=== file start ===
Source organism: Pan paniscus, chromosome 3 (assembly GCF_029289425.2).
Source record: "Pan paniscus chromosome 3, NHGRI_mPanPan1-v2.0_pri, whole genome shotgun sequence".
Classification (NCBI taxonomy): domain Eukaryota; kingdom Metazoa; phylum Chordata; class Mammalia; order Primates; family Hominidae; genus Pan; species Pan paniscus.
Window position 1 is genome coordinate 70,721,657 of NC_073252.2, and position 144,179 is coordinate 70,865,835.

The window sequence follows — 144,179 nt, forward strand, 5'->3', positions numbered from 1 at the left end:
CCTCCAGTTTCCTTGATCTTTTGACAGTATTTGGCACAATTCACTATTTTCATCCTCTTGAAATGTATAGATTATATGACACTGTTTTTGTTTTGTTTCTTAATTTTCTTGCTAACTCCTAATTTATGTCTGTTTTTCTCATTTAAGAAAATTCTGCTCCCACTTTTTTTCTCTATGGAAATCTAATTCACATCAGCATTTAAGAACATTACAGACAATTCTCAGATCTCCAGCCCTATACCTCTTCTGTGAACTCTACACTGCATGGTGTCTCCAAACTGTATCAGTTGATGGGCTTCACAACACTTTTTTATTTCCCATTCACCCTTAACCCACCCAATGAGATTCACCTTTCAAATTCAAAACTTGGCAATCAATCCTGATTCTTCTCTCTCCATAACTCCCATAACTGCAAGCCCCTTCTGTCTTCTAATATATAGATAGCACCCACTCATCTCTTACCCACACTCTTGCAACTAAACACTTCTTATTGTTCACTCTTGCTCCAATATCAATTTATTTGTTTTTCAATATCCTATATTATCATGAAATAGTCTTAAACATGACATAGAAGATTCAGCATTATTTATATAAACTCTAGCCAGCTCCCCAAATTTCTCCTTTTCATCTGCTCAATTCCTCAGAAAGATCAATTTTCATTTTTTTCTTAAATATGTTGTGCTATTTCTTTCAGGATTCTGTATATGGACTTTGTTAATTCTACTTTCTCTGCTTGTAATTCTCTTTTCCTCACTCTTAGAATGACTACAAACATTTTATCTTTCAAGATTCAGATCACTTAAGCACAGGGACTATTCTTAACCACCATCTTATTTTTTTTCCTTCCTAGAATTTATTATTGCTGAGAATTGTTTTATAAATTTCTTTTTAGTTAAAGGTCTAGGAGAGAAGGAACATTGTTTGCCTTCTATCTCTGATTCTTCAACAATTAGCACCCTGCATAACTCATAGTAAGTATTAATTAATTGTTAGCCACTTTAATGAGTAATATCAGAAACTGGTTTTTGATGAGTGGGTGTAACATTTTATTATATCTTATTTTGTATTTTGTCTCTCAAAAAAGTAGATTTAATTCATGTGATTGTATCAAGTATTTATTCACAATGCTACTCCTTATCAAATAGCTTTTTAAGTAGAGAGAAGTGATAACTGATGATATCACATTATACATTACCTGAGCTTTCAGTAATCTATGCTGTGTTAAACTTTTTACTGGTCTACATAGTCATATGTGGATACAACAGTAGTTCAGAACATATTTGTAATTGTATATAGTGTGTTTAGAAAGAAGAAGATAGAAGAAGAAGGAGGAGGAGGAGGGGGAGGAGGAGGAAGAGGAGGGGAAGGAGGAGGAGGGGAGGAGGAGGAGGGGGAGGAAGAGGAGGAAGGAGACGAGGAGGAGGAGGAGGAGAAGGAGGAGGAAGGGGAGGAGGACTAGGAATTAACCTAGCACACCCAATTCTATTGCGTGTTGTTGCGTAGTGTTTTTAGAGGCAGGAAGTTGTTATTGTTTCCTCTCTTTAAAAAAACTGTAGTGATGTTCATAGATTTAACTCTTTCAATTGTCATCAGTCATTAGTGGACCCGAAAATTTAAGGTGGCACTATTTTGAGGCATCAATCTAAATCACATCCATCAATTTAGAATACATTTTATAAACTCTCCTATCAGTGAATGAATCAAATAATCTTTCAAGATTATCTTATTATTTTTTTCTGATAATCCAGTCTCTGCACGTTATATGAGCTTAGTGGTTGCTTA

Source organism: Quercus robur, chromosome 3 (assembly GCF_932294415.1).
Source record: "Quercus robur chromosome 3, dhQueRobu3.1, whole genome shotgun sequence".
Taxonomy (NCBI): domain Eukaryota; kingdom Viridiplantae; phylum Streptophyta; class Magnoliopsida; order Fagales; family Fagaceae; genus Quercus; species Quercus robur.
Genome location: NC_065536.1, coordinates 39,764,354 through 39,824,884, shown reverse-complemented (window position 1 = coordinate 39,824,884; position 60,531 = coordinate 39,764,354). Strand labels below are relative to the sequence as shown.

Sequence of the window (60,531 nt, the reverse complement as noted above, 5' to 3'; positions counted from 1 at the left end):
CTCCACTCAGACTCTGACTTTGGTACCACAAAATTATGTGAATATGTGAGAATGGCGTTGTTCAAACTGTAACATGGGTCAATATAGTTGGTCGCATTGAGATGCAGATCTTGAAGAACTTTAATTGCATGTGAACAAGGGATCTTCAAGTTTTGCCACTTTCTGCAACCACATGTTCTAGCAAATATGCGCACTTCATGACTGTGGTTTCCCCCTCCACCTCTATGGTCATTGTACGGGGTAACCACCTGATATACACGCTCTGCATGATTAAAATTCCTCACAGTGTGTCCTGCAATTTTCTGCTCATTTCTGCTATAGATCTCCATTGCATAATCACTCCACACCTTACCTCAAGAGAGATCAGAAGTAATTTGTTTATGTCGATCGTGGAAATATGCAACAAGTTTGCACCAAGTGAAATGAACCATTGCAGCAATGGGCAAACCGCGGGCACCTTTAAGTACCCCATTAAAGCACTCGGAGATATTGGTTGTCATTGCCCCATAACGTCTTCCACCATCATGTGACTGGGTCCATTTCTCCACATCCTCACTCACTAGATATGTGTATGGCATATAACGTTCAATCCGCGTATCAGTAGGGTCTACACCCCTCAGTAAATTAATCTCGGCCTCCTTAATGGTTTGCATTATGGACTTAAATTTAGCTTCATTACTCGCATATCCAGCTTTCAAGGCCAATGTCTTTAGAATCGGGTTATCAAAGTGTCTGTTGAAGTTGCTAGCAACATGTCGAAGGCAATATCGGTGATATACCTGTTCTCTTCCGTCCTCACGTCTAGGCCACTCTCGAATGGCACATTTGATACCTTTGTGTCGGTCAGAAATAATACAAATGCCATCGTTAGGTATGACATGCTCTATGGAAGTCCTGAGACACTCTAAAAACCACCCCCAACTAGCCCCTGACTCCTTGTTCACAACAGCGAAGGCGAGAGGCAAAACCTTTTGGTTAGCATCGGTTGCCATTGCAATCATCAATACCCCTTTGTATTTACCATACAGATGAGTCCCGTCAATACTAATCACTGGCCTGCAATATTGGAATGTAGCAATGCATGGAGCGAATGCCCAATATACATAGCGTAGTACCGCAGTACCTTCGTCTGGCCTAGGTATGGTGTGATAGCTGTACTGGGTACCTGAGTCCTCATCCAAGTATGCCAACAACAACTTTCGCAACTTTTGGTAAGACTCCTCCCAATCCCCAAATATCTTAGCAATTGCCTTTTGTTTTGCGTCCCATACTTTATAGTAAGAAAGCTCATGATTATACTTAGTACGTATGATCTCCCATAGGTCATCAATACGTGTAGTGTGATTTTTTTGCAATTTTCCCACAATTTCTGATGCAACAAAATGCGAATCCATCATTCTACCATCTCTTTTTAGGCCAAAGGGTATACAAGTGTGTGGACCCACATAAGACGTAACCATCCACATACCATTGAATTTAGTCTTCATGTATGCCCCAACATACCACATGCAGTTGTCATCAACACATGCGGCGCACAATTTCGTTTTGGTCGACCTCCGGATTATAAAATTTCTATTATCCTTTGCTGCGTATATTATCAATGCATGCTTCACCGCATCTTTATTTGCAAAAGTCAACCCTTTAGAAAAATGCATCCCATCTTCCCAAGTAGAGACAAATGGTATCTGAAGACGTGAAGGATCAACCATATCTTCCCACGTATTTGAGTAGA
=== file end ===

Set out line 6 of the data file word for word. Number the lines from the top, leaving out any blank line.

CCTCCAGTTTCCTTGATCTTTTGACAGTATTTGGCACAATTCACTATTTTCATCCTCTTGAAATGTATAGATTATATGACACTGTTTTTGTTTTGTTTCTTAATTTTCTTGCTAACTCCTAATTTATGTCTGTTTTTCTCATTTAAGAAAATTCTGCTCCCACTTTTTTTCTCTATGGAAATCTAATTCACATCAGCATTTAAGAACATTACAGACAATTCTCAGATCTCCAGCCCTATACCTCTTCTGTGAACTCTACACTGCATGGTGTCTCCAAACTGTATCAGTTGATGGGCTTCACAACACTTTTTTATTTCCCATTCACCCTTAACCCACCCAATGAGATTCACCTTTCAAATTCAAAACTTGGCAATCAATCCTGATTCTTCTCTCTCCATAACTCCCATAACTGCAAGCCCCTTCTGTCTTCTAATATATAGATAGCACCCACTCATCTCTTACCCACACTCTTGCAACTAAACACTTCTTATTGTTCACTCTTGCTCCAATATCAATTTATTTGTTTTTCAATATCCTATATTATCATGAAATAGTCTTAAACATGACATAGAAGATTCAGCATTATTTATATAAACTCTAGCCAGCTCCCCAAATTTCTCCTTTTCATCTGCTCAATTCCTCAGAAAGATCAATTTTCATTTTTTTCTTAAATATGTTGTGCTATTTCTTTCAGGATTCTGTATATGGACTTTGTTAATTCTACTTTCTCTGCTTGTAATTCTCTTTTCCTCACTCTTAGAATGACTACAAACATTTTATCTTTCAAGATTCAGATCACTTAAGCACAGGGACTATTCTTAACCACCATCTTATTTTTTTTCCTTCCTAGAATTTATTATTGCTGAGAATTGTTTTATAAATTTCTTTTTAGTTAAAGGTCTAGGAGAGAAGGAACATTGTTTGCCTTCTATCTCTGATTCTTCAACAATTAGCACCCTGCATAACTCATAGTAAGTATTAATTAATTGTTAGCCACTTTAATGAGTAATATCAGAAACTGGTTTTTGATGAGTGGGTGTAACATTTTATTATATCTTATTTTGTATTTTGTCTCTCAAAAAAGTAGATTTAATTCATGTGATTGTATCAAGTATTTATTCACAATGCTACTCCTTATCAAATAGCTTTTTAAGTAGAGAGAAGTGATAACTGATGATATCACATTATACATTACCTGAGCTTTCAGTAATCTATGCTGTGTTAAACTTTTTACTGGTCTACATAGTCATATGTGGATACAACAGTAGTTCAGAACATATTTGTAATTGTATATAGTGTGTTTAGAAAGAAGAAGATAGAAGAAGAAGGAGGAGGAGGAGGGGGAGGAGGAGGAAGAGGAGGGGAAGGAGGAGGAGGGGAGGAGGAGGAGGGGGAGGAAGAGGAGGAAGGAGACGAGGAGGAGGAGGAGGAGAAGGAGGAGGAAGGGGAGGAGGACTAGGAATTAACCTAGCACACCCAATTCTATTGCGTGTTGTTGCGTAGTGTTTTTAGAGGCAGGAAGTTGTTATTGTTTCCTCTCTTTAAAAAAACTGTAGTGATGTTCATAGATTTAACTCTTTCAATTGTCATCAGTCATTAGTGGACCCGAAAATTTAAGGTGGCACTATTTTGAGGCATCAATCTAAATCACATCCATCAATTTAGAATACATTTTATAAACTCTCCTATCAGTGAATGAATCAAATAATCTTTCAAGATTATCTTATTATTTTTTTCTGATAATCCAGTCTCTGCACGTTATATGAGCTTAGTGGTTGCTTA